And the bus home be crawlin, too many stops, too much traffic. And all the way these burgers be smellin fresh, but I wait for my B to kick it off tip-top. My dick throb, and I’m on hard thinkin about everythin I’m gonna gets from my girl. All day, all night, all the time from here on out.

When I gets back to the room, she ain’t there and the room trashed.

Covers tore up. TV gone. Table upside down. Clothes all thrown everywhere.

Someone done got in and fucked it up and snatched her.

But I see that on the mirror, it say Smiley is a Player in lipstick.

And just my shit be all over the place. Her shit all gone. Except them hand-me-down clothes from La Rue. Ain’t no food or smokes. Even the Cisco gone. And not all my stuff be here cause I don’t see my Timbs or my Tommys or my Iverson jersey or my player or my tunes.

The trick fuckin cleaned me out. I throw the burgers against the wall and the fries fall all over the bed. Every breath I take make me wanna puke. I grab a chair to sit down, but it don’t slide and fall over, so I sit on the floor right up against the door to hold it shut.

I sit there, just fuckin sit there. Empty trash bags and ripped-up bag bits all over the floor. Old-ass out-of-style shoes piled in the corner. Empty shampoos and lotions and shit on the counter by the sink.

I got the last bus and she sure as shit didn’t walks nowhere. Some slick motherfucker picked her ass up in his tricked-out ride. She ain’t never have enough faith. I crack my head against the door tryin to knock the sense back into it. She fuckin played me. Played me out like some punk-ass sucker.

So fuckin stupid. That what I gets. What I gets for givin a shit.

For trustin her. For takin care of her instead of me. For lovin her instead of just fuckin her. Bitch-ass niggas get fucked.

No cash for another night.

No La Rue for 30 days.

I ain’t stayin at Sally’s or the Mission or none of them downtown shelters.

Ain’t goin to Jew-Fro’s. If she hocked my shit there, she long gone. And if she still there, it cause she fuckin him, and his crew beat me down before I see any of my shit. I’m played out. No place to crash, no place to hock shit. No shit to hock. Fuckin trick.

Goddamn fuckin trick. Need to hook-up my own crew and go over there representin. Then I can take back what mine. Fuck right.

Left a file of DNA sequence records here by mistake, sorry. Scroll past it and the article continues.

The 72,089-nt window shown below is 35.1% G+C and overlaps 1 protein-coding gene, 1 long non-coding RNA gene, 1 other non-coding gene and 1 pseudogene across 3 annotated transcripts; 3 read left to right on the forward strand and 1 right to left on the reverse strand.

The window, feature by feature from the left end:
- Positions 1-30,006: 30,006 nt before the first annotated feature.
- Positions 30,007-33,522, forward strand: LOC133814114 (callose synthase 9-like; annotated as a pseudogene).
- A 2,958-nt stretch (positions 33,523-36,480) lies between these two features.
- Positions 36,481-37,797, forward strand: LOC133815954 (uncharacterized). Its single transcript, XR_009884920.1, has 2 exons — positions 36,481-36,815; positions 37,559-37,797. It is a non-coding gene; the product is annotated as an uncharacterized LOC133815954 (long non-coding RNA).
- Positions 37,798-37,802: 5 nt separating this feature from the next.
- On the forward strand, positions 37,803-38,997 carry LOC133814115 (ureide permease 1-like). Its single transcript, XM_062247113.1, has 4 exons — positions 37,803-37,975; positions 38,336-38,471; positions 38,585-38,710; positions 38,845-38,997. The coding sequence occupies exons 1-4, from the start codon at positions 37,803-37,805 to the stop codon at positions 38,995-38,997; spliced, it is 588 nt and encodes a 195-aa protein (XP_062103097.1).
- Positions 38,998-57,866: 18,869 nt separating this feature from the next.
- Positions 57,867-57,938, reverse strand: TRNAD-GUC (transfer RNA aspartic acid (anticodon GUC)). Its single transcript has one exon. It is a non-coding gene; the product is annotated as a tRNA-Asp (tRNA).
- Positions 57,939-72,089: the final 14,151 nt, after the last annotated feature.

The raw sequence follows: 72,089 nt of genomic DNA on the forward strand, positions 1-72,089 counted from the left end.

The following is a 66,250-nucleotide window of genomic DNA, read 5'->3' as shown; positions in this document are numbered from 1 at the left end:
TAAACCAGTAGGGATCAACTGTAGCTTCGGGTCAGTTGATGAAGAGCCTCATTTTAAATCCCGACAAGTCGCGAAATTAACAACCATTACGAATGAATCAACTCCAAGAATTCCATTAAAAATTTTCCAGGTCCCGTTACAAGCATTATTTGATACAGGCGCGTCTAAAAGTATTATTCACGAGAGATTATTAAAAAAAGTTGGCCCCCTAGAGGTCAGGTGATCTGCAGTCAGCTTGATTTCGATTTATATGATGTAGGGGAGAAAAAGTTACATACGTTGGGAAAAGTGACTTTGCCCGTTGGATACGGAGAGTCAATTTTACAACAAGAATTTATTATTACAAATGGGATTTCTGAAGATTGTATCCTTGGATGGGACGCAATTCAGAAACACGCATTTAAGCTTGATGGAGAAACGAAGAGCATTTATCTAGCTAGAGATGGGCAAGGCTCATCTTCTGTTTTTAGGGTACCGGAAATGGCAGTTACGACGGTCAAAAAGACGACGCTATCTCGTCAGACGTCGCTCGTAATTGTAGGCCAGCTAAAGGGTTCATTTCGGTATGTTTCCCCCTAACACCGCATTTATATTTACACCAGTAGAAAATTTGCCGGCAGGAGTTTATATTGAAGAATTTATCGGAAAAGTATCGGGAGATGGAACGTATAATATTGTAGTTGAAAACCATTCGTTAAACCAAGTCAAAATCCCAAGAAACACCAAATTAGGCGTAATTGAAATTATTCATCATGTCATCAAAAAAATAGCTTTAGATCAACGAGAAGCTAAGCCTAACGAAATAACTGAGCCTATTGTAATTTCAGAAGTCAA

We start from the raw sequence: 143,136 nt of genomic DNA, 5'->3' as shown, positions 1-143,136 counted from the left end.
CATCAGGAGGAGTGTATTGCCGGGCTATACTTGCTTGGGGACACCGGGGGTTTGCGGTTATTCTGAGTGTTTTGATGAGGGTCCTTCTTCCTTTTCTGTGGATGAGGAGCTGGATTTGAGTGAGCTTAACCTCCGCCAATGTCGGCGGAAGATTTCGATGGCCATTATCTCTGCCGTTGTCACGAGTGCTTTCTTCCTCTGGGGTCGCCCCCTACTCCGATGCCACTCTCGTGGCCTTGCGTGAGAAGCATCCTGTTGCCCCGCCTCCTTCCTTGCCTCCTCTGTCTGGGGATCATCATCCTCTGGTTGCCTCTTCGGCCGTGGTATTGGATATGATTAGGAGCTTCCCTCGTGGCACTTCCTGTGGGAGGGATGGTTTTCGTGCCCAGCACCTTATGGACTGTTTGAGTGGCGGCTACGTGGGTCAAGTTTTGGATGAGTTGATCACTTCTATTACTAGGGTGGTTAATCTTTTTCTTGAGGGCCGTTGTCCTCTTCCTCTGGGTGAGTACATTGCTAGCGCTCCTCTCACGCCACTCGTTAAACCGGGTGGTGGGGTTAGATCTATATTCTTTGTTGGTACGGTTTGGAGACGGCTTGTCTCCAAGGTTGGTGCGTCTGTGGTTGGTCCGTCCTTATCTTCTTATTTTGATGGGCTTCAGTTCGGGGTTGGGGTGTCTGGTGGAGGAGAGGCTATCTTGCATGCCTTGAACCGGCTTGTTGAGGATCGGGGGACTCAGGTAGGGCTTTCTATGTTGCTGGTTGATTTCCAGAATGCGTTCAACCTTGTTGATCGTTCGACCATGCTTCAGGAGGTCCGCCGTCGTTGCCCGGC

I ditch my work clothes and put on some tore-up jeans. I leave my white-T on from work, but cover the stank with my hoodie. Fuck showerin. She left me two tanks, underwear, and a pair of socks. It all fit in my backpack. I leave my work clothes and everythin else for the maid.

I light up a Newport as I go to the bus stop. I should just walk all the way to the mall. Save my funds. But fuck that. What a dollar gonna get me? Might as well catch a damn cab. The 29 come, and I spend the buck for the ride to the mall, but it be too early and eveythin still all locked up. So I chill on a bench outside the food court and wait. The La Rue crew be here soon. Paladin and Yada might know where B at.

And when I find her, Imma beat that bitch stupid. Put her ass on the corner till I gets my shit back.

K-Dawg and Scrappy gonna be lovin this shit. I gonna hear it, but fuck’em. Fuck all them. Like none of them never got rolled, never been played. They better fuckin stand up and represent. Better not side with Jew-Fro and that ho. Fuckin Jew-Fro. What he need with B? What she to him? Why he gotta go and try me like this?

A van pull into the lot, and they clockin me as they park, but no one get out. It just sit there, like they waiting on the mall to open too. I light the last of my Ports and see that it be that van from outside La Rue House. The one that made Staff start talkin to us about scams. What do Staff know? They ain’t never sold no magazines. Maybe them kids that got ditched, just couldn’t cut it. Got themselves fired. The scam be on the folks dumb enough to buy the magazines. I don’t give a shit about them. Them rich folks got enough and can afford to give me a little somethin. So fuck Staff. And fuck B. And fuck Jew-Fro. And fuck all them La Rue suckers. I ain’t needing none of them.

I knock on the window and some soft-ass preppie roll it down. “You the ones with the job sellin magazines?” I ask him and he nod.

“You looking for work?” his partner ask from the bitch-seat.

“Yeah,” I say. “I’m lookin to do that.”

Their faces get all happy, but I’m up on them. They try to pull any shit, I show these motherfuckers a scam.

______

“Smiley & B 4-Ever” is part of an unpublished story collection centered around the La Rue House homeless shelter for youth. Two other stories from the La Rue House collection have been published — “Protocols,” was published in the spring of 2009 by 580 Split, and “To Do” was published in the anthology Keeping Track by Main Street Rag, winter of 2012. His other publications include Voices Rising: Stories from the Katrina Narrative Project edited by Rebeca Antoine (2008), and the anthologies Skeletal Remains (Rymfire Books, 2011) and Bits of the Dead both edited by Keith Gouveia (CosCom 2008).